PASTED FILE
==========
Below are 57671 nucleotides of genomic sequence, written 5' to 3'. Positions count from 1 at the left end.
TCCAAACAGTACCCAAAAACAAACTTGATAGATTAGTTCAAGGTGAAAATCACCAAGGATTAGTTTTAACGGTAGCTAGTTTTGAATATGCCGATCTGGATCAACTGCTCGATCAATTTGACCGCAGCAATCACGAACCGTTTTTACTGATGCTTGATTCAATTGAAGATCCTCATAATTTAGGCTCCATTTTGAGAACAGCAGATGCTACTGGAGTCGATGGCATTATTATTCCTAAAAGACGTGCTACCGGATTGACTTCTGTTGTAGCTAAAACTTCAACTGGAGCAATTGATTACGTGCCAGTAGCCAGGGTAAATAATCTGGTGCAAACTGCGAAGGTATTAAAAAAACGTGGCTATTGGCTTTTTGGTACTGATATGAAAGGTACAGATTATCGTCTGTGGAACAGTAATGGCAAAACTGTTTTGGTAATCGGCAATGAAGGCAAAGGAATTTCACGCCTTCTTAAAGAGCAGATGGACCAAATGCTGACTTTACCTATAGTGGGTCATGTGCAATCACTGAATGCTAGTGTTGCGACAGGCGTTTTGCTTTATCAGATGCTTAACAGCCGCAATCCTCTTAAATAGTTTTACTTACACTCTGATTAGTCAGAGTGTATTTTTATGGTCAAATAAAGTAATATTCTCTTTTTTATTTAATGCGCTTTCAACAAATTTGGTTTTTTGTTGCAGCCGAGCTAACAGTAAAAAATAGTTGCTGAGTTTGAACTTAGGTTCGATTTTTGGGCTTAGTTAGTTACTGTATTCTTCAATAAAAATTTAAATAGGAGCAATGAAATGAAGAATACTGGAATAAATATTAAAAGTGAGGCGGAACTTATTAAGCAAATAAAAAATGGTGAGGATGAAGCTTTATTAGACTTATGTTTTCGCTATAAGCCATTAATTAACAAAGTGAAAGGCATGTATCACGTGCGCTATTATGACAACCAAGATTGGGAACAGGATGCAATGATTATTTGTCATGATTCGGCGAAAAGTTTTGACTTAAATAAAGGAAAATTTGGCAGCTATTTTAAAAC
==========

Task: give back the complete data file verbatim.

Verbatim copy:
Below are 57671 nucleotides of genomic sequence, written 5' to 3'. Positions count from 1 at the left end.
TCCAAACAGTACCCAAAAACAAACTTGATAGATTAGTTCAAGGTGAAAATCACCAAGGATTAGTTTTAACGGTAGCTAGTTTTGAATATGCCGATCTGGATCAACTGCTCGATCAATTTGACCGCAGCAATCACGAACCGTTTTTACTGATGCTTGATTCAATTGAAGATCCTCATAATTTAGGCTCCATTTTGAGAACAGCAGATGCTACTGGAGTCGATGGCATTATTATTCCTAAAAGACGTGCTACCGGATTGACTTCTGTTGTAGCTAAAACTTCAACTGGAGCAATTGATTACGTGCCAGTAGCCAGGGTAAATAATCTGGTGCAAACTGCGAAGGTATTAAAAAAACGTGGCTATTGGCTTTTTGGTACTGATATGAAAGGTACAGATTATCGTCTGTGGAACAGTAATGGCAAAACTGTTTTGGTAATCGGCAATGAAGGCAAAGGAATTTCACGCCTTCTTAAAGAGCAGATGGACCAAATGCTGACTTTACCTATAGTGGGTCATGTGCAATCACTGAATGCTAGTGTTGCGACAGGCGTTTTGCTTTATCAGATGCTTAACAGCCGCAATCCTCTTAAATAGTTTTACTTACACTCTGATTAGTCAGAGTGTATTTTTATGGTCAAATAAAGTAATATTCTCTTTTTTATTTAATGCGCTTTCAACAAATTTGGTTTTTTGTTGCAGCCGAGCTAACAGTAAAAAATAGTTGCTGAGTTTGAACTTAGGTTCGATTTTTGGGCTTAGTTAGTTACTGTATTCTTCAATAAAAATTTAAATAGGAGCAATGAAATGAAGAATACTGGAATAAATATTAAAAGTGAGGCGGAACTTATTAAGCAAATAAAAAATGGTGAGGATGAAGCTTTATTAGACTTATGTTTTCGCTATAAGCCATTAATTAACAAAGTGAAAGGCATGTATCACGTGCGCTATTATGACAACCAAGATTGGGAACAGGATGCAATGATTATTTGTCATGATTCGGCGAAAAGTTTTGACTTAAATAAAGGAAAATTTGGCAGCTATTTTAAAAC